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Reader preference – Single or multiple narrators?

This week’s Bookends features a new novel from an author in Wales, an article and podcast about narrative voices and an article about the value of creative writing courses.

Book: Crushed by Kate Hamer

I enjoyed Kate Hamer’s debut novel, the disturbing, psychological The Girl in the Red Coat last year. She’s just published her third novel which sounds just as dark and intriguing. Crushed is about an obsessive friendship between three girls. Over the course of one long hot summer, they find their friendship pushed to a breaking point as one of them convinces herself that her thoughts can influence events in the world around them.

Podcast/Article: Narrators Singular, Plural and Vanishing

Narrators have been much in evidence this week. Early in the week, a Tea or Books? podcast episode on the topic helped make a treadmill almost a pleasure.  Simon (Stuck in a Book) and Rachel (Book Snob) discussed their preferences for multi-narrator novels or single narrator novels. Some interesting points about the desire for nineteenth century writers to use devices like diaries and letters designed to give added credibility and authenticity to their fiction. You can listen to episode 71 here In the same week I read an article in The Publisher newsletter about “vanishing narrators” – novels where the narrator is not the main character, such as The Great Gatsby or The Name of the Rose. Just be warned that reading/listening to these will have you scurrying to write down the titles of yet more books to read/buy.

Article: Value of Creative Writing Courses Questioned

You can rely on Will Self to create a stir. This time he’s done it by questioning the value of creative writing graduate programmes. In an interview for the BBC’s Radio 4 prime time news programme Today, Self said today’s students are unlikely to make a living from literary fiction, suggesting their courses might instead give them a career writing video games. “The people coming out of these courses are never going to make a living as novelists, certainly not in literary fiction though that’s a somewhat suspect term. Basically writers are chasing too few readers at the moment,” he said. You’d expect the universities who provide such courses would reject Self’s views but the publishing industry has also weighed in. More details are available via The Bookseller.

 

And so that’s a wrap for this episode of Bookends. Have you found anything new exciting and to read this week that might entice me?

Who will win this year’s Booker Prize?

According to the bookmakers, William Hill, this year’s Man Booker prize is a neck and neck race between Hilary Mantel’s Bring up the Bodies and William Self’s Umbrella. They both come in at odds of 2:1 whereas Jeet Thayil’s Narcopolis is the rank outsider.

But the outcome isn’t nearly as clear as those odds suggest. On the BBC’s The Culture Show last week, the panel members weren’t in agreement on which novelist deserved to win. While it was universally agreed Mantel’s book is as good as Wolf Hall with which she won three years ago, doubt was cast on whether it was appropriate to give the title to the second in a trilogy. The chairman of judges Peter Stothard, hasn’t ruled out the possibility, saying that if anything Mantel’s command of her narrative method is even stronger second time round. The panel also touted Deborah Levy’s Swimming Home  as a potential winner, along with  Umbrella and Alison Moore’s The Lighthouse.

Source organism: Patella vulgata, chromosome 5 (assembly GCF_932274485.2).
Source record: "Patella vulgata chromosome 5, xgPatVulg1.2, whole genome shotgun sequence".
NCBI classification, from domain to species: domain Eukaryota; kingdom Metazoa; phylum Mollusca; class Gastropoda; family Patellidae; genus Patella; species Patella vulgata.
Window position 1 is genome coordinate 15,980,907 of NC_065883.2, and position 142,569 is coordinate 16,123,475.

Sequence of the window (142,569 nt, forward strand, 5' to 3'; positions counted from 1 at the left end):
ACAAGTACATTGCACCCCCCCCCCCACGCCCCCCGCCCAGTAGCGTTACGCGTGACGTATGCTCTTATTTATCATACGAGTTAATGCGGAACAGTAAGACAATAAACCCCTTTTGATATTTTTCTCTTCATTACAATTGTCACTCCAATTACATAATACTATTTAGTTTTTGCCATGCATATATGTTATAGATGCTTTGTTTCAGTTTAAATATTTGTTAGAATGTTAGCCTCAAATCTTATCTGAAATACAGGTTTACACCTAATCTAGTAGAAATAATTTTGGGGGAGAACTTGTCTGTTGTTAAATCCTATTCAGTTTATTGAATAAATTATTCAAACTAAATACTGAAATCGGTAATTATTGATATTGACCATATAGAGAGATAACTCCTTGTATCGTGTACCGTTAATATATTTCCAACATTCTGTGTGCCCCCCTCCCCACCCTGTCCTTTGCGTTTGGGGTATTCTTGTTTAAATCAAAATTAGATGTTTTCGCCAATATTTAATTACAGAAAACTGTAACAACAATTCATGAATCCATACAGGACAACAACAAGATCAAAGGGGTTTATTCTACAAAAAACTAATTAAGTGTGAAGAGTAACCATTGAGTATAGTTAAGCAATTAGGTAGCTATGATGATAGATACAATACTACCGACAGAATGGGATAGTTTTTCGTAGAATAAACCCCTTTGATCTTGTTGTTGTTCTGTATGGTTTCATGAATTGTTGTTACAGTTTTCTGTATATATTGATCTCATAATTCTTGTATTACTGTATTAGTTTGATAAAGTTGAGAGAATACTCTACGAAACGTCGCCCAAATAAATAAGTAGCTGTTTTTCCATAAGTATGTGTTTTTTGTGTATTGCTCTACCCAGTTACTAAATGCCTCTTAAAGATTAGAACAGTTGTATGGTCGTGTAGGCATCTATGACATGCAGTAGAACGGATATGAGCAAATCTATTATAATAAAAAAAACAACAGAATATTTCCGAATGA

Over at the Guardian, the various contributors are unanimous in not agreeing who should win. Robert McCrum acknowledges that it will be a difficult decision – he is tipping Will Self’s Umbrella but with a side bet on  The Lighthouse. But even he admits: “I say this every year: caveat emptor. With Booker, anything goes.” His fellow Guardian contributor Nicholas Wroe however, is backing Narcopolis while Sarah Crown argues in favour of Swimming Home.

The Independent seems to be backing Moore while the Daily Mail sees Umbrella as the clear favourite because of its compelling plot even though it recognises that the book doesn’t aspire to accessibility.

Across the Atlantic, this year’s award is also attracting considerable interest. For Paul Levy at the Wall Street Journal, there is no question but the prize has to go to Mantel. It would be typically ‘boneheaded’ of the judges however to pick Umbrella simply “because it is the most difficult/experimental/tricky book on the 2012 shortlist.

….one novel is so superior that only non-literary reasons could excuse their awarding the £50,000 to one of the other five. Hilary Mantel’s “Bring Up the Bodies,” a sequel to her 2009 Man Booker Prize-winning “Wolf Hall,” occupies an eminence of its own.

The sole reason possible for denying Ms. Mantel the 2012 prize would be that the judges feel it is someone else’s turn to win. It would be disgraceful, but perfectly in keeping with the perverse record of Man Booker Prize judges down the years.

Since the only one I’ve read out of the six shortlisted titles, is Mantel, I don’t feel that qualified to name my own favourite. It partly depends on whether the judges want to go for readability over inventiveness I suppose. I understand the argument against selecting Mantel but isn’t it more difficult to write a second novel about the same character and to keep the same quality?

We’ll find out soon enough I suppose!

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